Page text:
(NPR) More than three months after President Trump declared the nation’s opioid crisis a public health emergency, activists and healthcare providers say they’re still waiting for some other action.
The Trump administration quietly renewed the declaration recently.
But it’s given no signs it’s developing a comprehensive strategy to address an epidemic that claims more than 115 lives every day.
The President now says to combat opioids he’s focused on enforcement, not treatment.
Trump spent just over a minute of his 80-minute State of the Union address talking about opioids.
In a speech this week in Cincinnati, he had a few more comments.
The opioid epidemic, he said, “has never been worse. People form blue ribbon committees. They do everything they can. And frankly, I have a different take on it. My take is you have to get really, really tough, really mean with the drug pushers and the drug dealers.”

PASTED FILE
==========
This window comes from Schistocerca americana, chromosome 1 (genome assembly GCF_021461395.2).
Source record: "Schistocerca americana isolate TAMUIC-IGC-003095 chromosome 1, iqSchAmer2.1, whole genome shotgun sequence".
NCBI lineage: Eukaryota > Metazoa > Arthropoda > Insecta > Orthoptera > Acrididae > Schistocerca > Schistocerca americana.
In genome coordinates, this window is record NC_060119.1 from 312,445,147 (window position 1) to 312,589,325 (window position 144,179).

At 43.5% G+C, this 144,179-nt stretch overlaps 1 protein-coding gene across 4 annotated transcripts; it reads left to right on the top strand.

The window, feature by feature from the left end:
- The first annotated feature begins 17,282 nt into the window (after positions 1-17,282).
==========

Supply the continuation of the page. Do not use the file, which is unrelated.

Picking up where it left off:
The President’s mention of “blue ribbon committees” sounds like a slam on one he convened last year, chaired by former New Jersey Governor Chris Christie — the President’s Commission on Combating Drug Addiction and the Opioid Crisis.
The commission issued more than 50 recommendations. The administration has so far followed up on just a few of those recommendations.
Here’s what the administration has done so far:
- President Trump declared a public health emergency in October to deal with the opioid epidemic. The declaration brought no new money to fund the federal response.
- In November, President Trump announced he’s donating his third-quarter salary — about $100,000 — to help the Department of Health and Human Services fight opioids.
- The Centers for Medicare and Medicaid Services announced a policy change in November that allows states to apply for waivers allowing them to use Medicaid to pay for residential drug treatment at facilities that have more than 16 beds. Some states are already taking advantage of that policy change
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